DBT promotes a sense of mindfulness that can promote positive thoughts and feelings while simultaneously promoting a sense of self-awareness that can direct clients away from negative ones. DBT can be exercised in an individual, group, team, and even over-the-phone setting, which makes it one of the most flexible approaches in modern psychology. When combined with other positive behaviors—such as yoga, art, music, hiking, and group activities—DBT can be especially effective.
SKILLS TAUGHT IN OUR LOS ANGELES DBT GROUPS
Our DBT groups focus on four sets of behavioral skills.
Mindfulness – The practice of being fully aware and present in the present moment.
Distress Tolerance – How to tolerate pain in difficult situations, rather than try to change it
Interpersonal Effectiveness – How to ask for what you want and say no while maintaining self-respect and healthy relationships with others.
Emotion Regulation – How to take control of emotions and not let negative emotions such as pain, grief, or worry bog you down.
WHAT DOES DBT TREAT?
DBT can be used to treat a number of different disorders in teenagers, including self-harm, substance abuse, and suicidal thoughts. DBT has been clinically demonstrated to help clients who suffer from eating disorders, borderline personality disorder, depression, chronic anger, traumatic brain injuries, and a variety of other “spectral” disorders. One of the main reasons why DBT has grown in popularity among psychologists is that it is one of the most universally applicable treatment methods available. Even those with only minor disorders can still benefit from developing the sense of mindfulness that DBT promotes. Furthermore, because DBT adopts a cognitive and relationship-driven approach to treatment, it can be easily combined with other treatments without diminishing their effectiveness.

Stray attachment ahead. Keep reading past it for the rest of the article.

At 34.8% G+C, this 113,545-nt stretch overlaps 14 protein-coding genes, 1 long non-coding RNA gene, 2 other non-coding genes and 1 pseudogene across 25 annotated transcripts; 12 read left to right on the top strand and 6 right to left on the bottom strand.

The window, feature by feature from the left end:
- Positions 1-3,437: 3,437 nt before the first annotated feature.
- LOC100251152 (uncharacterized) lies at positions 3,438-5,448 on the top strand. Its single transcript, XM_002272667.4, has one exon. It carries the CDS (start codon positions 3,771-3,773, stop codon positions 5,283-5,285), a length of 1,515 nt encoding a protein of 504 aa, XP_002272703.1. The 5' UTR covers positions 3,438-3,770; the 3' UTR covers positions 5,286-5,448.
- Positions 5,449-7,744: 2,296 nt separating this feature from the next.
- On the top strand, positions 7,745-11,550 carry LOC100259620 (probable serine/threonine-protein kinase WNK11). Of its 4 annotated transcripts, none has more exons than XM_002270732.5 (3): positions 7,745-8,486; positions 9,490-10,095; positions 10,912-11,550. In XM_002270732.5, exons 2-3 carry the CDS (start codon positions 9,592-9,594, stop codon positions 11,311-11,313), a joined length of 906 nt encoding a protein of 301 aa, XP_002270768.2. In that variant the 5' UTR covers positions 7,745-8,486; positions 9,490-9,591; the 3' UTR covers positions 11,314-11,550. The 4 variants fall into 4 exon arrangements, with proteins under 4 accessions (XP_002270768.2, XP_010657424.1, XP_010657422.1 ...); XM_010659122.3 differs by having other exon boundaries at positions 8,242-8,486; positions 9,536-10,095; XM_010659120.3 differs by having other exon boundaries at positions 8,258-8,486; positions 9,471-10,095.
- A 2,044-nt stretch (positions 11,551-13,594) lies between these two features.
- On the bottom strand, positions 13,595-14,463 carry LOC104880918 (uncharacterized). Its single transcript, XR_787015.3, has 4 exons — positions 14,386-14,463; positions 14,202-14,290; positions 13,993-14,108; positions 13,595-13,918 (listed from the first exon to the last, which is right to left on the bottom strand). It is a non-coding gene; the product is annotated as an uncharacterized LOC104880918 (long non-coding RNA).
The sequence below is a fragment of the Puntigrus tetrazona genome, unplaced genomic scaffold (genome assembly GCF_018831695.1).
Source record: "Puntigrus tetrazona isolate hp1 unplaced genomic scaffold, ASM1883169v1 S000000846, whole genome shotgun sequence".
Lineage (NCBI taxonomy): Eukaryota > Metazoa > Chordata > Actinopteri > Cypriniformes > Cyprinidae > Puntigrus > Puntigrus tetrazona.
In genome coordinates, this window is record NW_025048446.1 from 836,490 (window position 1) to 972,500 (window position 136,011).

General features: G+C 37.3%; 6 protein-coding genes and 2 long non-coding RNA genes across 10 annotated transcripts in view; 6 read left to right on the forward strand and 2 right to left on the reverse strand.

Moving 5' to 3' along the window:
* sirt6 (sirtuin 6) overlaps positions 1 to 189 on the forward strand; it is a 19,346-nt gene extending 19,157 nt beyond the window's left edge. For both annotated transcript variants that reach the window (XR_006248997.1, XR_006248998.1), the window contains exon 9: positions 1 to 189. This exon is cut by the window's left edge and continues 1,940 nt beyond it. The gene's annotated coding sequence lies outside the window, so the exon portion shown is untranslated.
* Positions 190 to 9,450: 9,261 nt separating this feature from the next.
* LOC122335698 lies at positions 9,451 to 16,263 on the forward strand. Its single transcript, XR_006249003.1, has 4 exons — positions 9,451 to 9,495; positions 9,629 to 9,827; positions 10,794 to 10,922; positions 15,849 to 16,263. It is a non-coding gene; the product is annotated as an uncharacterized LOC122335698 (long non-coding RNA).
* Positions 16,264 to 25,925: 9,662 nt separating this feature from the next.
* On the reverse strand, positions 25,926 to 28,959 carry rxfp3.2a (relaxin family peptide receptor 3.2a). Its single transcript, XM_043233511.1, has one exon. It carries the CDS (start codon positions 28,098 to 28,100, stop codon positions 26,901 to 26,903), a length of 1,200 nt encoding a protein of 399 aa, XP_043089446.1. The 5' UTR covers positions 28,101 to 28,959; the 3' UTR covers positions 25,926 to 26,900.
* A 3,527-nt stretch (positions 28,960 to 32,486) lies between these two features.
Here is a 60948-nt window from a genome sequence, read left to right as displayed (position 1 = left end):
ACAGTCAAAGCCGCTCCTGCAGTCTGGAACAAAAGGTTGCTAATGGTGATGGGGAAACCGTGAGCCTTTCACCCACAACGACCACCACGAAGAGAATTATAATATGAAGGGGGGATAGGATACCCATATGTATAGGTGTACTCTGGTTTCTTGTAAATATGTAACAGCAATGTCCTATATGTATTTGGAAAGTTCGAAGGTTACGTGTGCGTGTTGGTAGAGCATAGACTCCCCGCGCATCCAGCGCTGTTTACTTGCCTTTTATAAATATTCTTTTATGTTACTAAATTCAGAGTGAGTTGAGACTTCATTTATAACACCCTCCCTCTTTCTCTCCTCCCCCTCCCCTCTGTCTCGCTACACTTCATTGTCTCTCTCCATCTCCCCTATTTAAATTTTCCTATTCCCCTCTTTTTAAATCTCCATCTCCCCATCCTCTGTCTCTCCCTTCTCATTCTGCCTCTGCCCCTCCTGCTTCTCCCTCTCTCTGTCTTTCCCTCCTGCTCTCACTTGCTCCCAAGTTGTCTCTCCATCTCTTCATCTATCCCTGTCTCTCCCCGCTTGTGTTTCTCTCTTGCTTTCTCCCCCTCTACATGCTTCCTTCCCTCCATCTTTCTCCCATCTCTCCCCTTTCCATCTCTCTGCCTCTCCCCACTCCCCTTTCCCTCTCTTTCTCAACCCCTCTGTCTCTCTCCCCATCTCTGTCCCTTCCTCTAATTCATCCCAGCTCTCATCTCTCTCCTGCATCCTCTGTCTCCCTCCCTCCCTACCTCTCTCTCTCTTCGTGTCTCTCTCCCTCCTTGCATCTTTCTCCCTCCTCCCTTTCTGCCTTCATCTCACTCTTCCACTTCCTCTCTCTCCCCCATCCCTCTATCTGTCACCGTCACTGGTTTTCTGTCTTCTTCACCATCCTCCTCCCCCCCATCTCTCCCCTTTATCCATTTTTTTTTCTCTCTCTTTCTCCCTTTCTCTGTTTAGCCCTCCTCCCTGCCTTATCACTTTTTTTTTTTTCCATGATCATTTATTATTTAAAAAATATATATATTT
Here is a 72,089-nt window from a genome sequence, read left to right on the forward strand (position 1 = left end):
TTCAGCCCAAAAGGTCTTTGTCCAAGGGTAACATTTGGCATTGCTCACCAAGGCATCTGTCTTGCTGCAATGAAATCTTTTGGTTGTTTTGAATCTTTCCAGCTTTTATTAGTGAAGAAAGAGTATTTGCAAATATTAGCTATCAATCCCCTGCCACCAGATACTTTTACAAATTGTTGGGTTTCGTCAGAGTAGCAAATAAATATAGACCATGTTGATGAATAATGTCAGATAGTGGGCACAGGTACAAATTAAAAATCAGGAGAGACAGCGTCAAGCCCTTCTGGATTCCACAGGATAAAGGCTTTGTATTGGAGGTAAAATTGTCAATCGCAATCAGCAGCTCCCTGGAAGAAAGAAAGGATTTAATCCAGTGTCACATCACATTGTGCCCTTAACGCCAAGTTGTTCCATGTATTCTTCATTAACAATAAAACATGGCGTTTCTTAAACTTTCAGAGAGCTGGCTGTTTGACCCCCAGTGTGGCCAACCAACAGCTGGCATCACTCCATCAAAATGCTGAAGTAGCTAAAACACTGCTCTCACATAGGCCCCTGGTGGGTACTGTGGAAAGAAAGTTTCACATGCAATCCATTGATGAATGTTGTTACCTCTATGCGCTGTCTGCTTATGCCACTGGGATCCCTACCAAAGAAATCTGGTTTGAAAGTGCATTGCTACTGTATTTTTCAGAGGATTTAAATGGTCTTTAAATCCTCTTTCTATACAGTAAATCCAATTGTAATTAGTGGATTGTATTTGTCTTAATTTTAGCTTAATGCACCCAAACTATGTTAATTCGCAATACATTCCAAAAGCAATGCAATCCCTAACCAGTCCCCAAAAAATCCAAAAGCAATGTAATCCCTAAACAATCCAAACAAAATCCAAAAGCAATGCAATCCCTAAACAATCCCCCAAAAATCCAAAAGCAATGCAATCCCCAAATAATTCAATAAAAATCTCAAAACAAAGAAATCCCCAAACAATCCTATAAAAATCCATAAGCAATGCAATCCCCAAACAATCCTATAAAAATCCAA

Ultimately, the exact treatment combination that will be best for you and your teen will be dependent on a number of factors. It is important to talk to a licensed professional in order to discover what might work—and what might not work—best. But DBT is a treatment model that presents very few risks while still maintaining the possibility of very high rewards. If your teen is suffering from feelings of invalidation, self-harm, or persistently negative thoughts and feelings, DBT may be the specific type of treatment you’ve been looking for.
DBT PROGRAM INFORMATION
There are generally several components to our DBT treatment program. Individual therapy will help residents apply skills to specific challenges and events in their lives. Individual therapy takes place on a regular weekly basis and is provided to all types of patients to ensure their specific needs are met. Program specific therapy includes a Dialectal Behavior Therapy Skills Training Group facilitated by a licensed therapist with certification in DBT. This training group teaches behavioral skills and is run like a class. Our facilitator teaches skills and assigns homework for residents to practice in their everyday lives, and residents come back and meet as a group to facilitate additional discussions and objectives.